Mass of the Rooster is the name given by Catholics to Mass celebrated on Christmas Eve that begins at midnight from December 24 to 25. The phrase “Mass of the Rooster” is specific to Latin countries and derives from the ancestral tale that at midnight on December 24, a rooster would have sung strongly, as never heard before from another similar animal, announcing the coming of the Messiah, son of God, Jesus Christ.
Another tale, of Spanish origin, says that before hitting the 12 rings of the bell at midnight on December 24, each farmer of the province of Toledo in Spain killed a rooster in memory of the one who sang when St. Peter denied Jesus three times, at the time of his death. The bird was then taken to the Church to be offered to the poor who thus saw their Christmas improve. It was customary, in some Spanish villages, to take the rooster to the church to sing during the Mass, signifying a harbinger of good harvests. But that was formerly because now this is forbidden.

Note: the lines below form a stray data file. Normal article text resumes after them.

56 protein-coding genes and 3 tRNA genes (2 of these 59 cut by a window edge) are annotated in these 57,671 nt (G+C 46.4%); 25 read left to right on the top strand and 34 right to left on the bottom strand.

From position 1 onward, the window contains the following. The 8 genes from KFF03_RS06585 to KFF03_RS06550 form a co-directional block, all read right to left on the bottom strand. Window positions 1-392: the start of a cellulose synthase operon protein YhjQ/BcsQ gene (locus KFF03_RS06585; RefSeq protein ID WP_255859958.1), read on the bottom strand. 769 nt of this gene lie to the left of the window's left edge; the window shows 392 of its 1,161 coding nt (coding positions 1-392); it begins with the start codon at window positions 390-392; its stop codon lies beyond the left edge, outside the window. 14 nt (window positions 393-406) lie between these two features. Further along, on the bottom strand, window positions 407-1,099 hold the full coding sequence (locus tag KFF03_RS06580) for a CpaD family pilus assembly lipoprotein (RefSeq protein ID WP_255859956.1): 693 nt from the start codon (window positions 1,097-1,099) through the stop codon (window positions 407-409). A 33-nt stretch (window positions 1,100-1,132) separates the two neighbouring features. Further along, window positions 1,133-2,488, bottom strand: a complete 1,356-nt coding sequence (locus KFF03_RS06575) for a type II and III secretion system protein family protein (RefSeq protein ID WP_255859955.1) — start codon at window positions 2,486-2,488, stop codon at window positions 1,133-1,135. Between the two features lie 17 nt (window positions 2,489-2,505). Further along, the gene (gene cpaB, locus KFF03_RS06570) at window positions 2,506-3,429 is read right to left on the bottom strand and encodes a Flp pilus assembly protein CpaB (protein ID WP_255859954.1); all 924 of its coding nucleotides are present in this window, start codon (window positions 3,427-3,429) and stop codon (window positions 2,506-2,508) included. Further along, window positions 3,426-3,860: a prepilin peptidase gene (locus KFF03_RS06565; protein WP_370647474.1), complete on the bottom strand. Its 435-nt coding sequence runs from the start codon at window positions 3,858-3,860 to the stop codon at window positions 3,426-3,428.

The mass of the rooster is usually celebrated with great joy, as it is told in the text about the tradition of the Mass of the Igreja da Lapa.